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Much has been made of the shale gas revolution in the USA, with production from such reservoirs rising from under 1 Bcfpd in 2003, when fracturing/stimulation, horizontal drilling and 3D/4D seismic were first used, to nearly 20 bcfpd by mid-2011.
As in 20, the top three for 2011 were Fracturing/Stimulation, Horizontal Drilling and 3D/4D Seismic, accumulating between them more than 70% of the responses.
What is more, the same technologies have dominated this survey for all 12 years for which data has been published, invariably accumulating more than 60% of the responses between them.
The red quadrant to the lower left is where combinations to be avoided lie – for example, developing ‘heavy’ oil in fractured ‘basement’ may encounter technology and economic barriers.
Of course this diagram is simplistic and the detail is key.
So if ‘conventional resources’ are defined as light oil or ‘clean’ gas in good poroperm sandstone or carbonate reservoirs, what do we refer to as ‘unconventional resources’ at the moment?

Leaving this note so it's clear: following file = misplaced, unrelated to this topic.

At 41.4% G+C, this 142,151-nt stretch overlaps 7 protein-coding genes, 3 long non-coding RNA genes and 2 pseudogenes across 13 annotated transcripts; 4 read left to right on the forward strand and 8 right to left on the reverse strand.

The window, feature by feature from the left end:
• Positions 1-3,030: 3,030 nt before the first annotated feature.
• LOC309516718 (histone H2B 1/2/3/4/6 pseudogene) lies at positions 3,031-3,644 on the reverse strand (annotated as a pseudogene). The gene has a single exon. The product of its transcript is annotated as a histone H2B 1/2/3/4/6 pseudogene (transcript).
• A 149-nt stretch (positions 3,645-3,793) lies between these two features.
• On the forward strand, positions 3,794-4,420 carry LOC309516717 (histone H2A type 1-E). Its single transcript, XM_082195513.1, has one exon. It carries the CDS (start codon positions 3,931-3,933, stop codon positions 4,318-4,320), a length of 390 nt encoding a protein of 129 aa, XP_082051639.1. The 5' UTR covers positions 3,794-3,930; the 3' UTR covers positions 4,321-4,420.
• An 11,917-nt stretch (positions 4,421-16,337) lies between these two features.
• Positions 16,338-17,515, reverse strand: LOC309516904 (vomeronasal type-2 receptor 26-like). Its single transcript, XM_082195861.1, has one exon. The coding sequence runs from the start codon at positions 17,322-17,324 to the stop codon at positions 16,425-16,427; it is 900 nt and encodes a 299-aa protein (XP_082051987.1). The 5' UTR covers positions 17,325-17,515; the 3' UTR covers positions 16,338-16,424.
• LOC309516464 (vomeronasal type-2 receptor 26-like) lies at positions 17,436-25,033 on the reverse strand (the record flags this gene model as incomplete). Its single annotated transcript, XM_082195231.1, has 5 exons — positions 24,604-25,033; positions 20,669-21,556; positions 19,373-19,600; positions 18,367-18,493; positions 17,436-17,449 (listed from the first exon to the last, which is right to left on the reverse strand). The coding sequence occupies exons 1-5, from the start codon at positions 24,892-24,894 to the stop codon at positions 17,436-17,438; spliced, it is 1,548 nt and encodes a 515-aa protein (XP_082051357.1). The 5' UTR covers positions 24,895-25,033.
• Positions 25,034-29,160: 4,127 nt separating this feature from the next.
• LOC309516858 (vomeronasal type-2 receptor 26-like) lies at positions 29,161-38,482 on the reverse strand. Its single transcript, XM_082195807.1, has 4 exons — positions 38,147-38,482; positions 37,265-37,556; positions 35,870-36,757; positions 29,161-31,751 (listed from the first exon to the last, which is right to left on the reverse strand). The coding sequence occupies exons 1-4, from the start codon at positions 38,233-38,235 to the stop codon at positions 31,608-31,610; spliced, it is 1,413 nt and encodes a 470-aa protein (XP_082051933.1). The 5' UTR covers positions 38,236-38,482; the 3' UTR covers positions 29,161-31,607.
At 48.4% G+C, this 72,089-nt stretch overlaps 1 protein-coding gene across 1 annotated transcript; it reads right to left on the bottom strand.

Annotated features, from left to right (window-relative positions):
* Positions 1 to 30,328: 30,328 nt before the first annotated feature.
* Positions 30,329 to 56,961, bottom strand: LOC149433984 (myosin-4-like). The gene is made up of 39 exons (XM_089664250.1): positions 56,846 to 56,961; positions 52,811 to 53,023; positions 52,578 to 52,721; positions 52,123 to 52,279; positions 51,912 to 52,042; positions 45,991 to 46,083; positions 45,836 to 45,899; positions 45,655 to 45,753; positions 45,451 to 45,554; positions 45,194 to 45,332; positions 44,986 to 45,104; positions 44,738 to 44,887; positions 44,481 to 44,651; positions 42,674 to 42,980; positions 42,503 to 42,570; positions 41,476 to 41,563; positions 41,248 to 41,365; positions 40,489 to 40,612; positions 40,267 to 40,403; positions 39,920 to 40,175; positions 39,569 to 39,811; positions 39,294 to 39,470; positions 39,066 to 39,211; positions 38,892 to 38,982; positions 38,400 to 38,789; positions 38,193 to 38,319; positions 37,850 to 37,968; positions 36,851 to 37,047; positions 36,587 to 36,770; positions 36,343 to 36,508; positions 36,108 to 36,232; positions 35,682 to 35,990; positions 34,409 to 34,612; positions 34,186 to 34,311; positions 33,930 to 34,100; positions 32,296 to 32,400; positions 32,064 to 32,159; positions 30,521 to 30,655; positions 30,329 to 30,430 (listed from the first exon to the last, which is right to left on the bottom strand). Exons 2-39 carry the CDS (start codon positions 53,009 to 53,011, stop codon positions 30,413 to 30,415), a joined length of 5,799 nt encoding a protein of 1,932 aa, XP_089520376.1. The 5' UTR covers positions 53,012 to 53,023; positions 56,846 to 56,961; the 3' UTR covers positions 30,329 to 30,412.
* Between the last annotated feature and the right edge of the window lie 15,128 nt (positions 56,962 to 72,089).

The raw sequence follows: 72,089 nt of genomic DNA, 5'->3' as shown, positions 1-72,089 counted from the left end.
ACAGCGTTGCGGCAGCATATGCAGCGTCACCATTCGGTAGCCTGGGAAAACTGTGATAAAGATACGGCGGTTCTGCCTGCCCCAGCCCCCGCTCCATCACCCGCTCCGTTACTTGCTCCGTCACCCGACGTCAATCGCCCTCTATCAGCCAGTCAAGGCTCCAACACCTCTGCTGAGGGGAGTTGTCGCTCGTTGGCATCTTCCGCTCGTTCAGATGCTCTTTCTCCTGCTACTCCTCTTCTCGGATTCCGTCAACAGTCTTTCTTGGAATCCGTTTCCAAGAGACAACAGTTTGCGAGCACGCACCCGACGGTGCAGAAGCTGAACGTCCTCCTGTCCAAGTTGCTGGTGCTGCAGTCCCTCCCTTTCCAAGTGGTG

We can think about ‘unconventional hydrocarbons’: examples would include ‘heavy’ oil, ‘sour’ gas, ‘waxy’ crude.One could take the view that the best cash flow from shale gas has, in fact, come to oil field service companies that supply fracturing/stimulation, horizontal drilling and 3D/4D seismic, and to the US ‘resource play’ companies that have sold or farmed-down their shale gas assets.For more detailed reviews of the issues surrounding shale gas, I refer you to the work of the respected petroleum geologist Arthur Berman(1)(2).It is not surprising, therefore, that having learned how to apply the key technologies, these US ‘resource play’ companies are switching their attention to shale oil, in most cases in basins which have a long history of conventional oil exploration and are now in decline.The economics of shale oil are generally better than those for shale gas because of the linkage to global oil prices.The operator has mentioned that the crude oil is ‘waxy’ but has yet to publish any analytical data.‘Heavy’ oil is the result of a poor seal, allowing the light components to evaporate or be consumed by bacteria, leaving a poorly-flowing viscous residue.Or we can think about ‘unconventional reservoirs’: examples would include fractured ‘basement’, ‘tight’ sand stones, shales, coal beds, hydrates – in fact anything other than good poroperm sandstones or carbonates.I have then made the small step of combining all of these in a simple 2 x 2 matrix where we can look at Reservoir up the vertical axis and Hydrocarbon Type along the horizontal.I have then made a call about the status of the technology required (for production) and the corresponding economics, especially when known tech nologies are contemplated offshore.Of the items shown here, only Gas Hydrates truly sit in the ‘unknown technology’ category.